Detecting and treating breast cancer
Depending on your age and risk factors, the doctor may recommend that you have a mammogram. During a regular physical exam, your doctor can check your breasts for lumps or changes. You also may find a lump during a breast self-exam.
If there are concerns, the doctor will check to see if there is cancer by examining a sample of cells (biopsy). The results of the biopsy help your doctor know if you have cancer and what type of cancer it is. You may have other tests to find out the stage of the cancer. The stage is a way for doctors to describe how far the cancer has spread.
Why is a mammogram done?
A mammogram is done to:
- Screen for breast cancer in women without symptoms.
- Detect breast cancer in women with symptoms. Symptoms of breast cancer may include a lump or thickening in the breast, nipple discharge, or dimpling of the skin on one area of the breast.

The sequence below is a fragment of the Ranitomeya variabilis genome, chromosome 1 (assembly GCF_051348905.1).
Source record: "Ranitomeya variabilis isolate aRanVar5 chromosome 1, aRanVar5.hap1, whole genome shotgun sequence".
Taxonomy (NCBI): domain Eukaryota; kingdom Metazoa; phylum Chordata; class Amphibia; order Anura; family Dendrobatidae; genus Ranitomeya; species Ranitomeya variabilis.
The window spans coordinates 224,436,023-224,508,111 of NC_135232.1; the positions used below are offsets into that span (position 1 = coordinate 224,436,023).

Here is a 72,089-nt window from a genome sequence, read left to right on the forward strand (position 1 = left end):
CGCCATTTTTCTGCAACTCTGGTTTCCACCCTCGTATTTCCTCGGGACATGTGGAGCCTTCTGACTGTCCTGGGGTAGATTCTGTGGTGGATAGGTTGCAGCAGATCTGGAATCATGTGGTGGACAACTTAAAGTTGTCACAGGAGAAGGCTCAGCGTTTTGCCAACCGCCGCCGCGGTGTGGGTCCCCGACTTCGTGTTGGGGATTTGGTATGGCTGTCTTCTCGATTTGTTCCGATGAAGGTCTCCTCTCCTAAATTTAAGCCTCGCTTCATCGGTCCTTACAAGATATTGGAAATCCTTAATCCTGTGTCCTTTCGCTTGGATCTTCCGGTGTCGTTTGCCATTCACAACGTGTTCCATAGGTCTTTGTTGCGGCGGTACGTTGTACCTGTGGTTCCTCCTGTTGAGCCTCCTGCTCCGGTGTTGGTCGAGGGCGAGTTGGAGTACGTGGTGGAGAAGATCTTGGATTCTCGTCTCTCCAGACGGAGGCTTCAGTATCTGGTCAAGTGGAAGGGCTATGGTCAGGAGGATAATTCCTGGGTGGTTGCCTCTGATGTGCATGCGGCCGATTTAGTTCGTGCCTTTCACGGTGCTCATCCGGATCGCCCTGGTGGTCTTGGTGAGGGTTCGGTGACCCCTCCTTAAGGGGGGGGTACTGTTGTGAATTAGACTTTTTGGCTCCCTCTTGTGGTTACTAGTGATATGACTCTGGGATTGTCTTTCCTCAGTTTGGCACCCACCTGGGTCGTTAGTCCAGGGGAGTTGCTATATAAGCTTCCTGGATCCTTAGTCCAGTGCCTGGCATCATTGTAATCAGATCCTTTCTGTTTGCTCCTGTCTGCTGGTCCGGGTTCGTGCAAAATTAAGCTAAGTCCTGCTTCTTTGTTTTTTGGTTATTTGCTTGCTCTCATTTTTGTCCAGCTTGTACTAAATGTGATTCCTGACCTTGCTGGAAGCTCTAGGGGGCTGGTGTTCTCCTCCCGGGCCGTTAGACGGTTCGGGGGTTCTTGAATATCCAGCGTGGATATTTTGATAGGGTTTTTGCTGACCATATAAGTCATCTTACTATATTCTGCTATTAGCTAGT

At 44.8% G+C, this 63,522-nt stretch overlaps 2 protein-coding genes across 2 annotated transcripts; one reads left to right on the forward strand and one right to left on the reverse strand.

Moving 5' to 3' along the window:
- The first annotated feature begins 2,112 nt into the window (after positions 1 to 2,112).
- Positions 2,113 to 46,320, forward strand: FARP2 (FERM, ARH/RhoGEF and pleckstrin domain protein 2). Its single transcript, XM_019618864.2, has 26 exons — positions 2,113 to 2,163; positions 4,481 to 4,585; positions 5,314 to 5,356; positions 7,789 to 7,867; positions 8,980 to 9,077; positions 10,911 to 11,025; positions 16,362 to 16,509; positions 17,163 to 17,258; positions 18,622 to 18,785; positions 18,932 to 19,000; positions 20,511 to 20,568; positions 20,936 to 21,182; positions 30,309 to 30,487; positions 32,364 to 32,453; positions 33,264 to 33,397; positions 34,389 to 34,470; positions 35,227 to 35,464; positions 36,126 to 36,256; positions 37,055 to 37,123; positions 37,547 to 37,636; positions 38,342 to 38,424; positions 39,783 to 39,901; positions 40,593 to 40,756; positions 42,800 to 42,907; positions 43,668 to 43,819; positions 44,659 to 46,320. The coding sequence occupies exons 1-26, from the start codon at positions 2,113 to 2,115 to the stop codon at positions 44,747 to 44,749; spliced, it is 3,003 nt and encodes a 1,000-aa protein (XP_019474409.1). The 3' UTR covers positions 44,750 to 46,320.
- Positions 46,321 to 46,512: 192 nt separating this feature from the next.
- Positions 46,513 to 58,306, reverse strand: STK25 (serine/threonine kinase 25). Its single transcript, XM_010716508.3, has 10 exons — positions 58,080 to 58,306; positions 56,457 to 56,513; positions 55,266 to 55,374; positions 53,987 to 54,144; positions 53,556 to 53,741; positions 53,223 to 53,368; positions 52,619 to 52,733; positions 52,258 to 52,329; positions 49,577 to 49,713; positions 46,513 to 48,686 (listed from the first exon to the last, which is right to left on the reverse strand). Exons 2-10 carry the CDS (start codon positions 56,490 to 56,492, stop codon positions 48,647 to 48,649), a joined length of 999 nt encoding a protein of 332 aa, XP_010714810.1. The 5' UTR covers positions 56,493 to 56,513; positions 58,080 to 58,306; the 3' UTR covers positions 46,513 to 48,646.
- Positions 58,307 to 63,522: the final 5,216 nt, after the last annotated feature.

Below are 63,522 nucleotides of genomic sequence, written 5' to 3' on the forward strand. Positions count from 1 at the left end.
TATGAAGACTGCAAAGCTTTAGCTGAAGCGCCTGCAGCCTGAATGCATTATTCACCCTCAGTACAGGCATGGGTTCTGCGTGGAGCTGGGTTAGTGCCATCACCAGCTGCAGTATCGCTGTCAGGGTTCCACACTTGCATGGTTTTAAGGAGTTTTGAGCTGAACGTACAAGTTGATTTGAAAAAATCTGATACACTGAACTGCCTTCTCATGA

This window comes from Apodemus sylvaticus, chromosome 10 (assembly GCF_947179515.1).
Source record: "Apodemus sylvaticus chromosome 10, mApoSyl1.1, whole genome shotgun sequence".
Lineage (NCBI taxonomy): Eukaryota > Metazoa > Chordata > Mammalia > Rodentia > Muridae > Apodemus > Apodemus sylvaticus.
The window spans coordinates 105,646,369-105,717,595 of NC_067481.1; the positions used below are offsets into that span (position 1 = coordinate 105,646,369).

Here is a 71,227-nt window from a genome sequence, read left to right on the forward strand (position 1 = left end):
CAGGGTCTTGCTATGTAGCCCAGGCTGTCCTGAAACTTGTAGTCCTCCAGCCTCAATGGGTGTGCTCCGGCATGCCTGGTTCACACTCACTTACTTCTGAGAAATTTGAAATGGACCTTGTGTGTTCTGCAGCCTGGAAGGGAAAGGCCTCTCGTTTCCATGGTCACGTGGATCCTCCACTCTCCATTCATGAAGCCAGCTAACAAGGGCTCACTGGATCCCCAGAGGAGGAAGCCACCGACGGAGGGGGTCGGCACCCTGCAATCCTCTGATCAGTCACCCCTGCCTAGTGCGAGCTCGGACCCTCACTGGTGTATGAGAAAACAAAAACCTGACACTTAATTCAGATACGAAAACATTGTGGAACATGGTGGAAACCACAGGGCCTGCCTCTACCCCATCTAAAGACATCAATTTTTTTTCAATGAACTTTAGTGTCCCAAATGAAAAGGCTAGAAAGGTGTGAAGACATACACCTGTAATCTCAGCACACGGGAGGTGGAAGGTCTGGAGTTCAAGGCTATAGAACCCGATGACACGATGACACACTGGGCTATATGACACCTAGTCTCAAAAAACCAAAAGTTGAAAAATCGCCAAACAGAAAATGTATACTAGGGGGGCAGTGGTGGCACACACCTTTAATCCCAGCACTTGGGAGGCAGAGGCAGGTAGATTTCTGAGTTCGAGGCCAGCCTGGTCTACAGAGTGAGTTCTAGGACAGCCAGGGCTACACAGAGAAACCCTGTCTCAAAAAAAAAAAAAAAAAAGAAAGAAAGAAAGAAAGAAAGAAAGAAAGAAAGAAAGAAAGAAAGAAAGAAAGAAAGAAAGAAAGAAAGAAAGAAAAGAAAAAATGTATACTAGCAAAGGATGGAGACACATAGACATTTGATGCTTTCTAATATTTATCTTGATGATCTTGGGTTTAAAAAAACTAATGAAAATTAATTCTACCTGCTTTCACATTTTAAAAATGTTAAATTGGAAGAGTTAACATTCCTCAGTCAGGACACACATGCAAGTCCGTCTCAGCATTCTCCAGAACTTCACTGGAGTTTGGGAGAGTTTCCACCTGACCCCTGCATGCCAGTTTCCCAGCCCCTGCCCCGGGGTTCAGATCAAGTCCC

- Locate an area of suspicious breast tissue to remove for examination under a microscope (biopsy) when an abnormality is found.
How is breast cancer treated?
Your doctor may combine treatments. This is a common way to treat breast cancer. Treatment depends on what type and stage of cancer you have. You may have:
- Surgery to remove the cancer.
- Radiation — This uses high-dose X-rays to kill cancer cells and shrink tumors.
- Chemotherapy — This uses medicine to kill cancer cells.
- Hormone therapy — This uses medicines such as tamoxifen. It limits the effect of the hormone estrogen. This hormone can help some types of breast cancer cells to grow.
- Targeted therapy — This uses medicines to help your immune system fight the cancer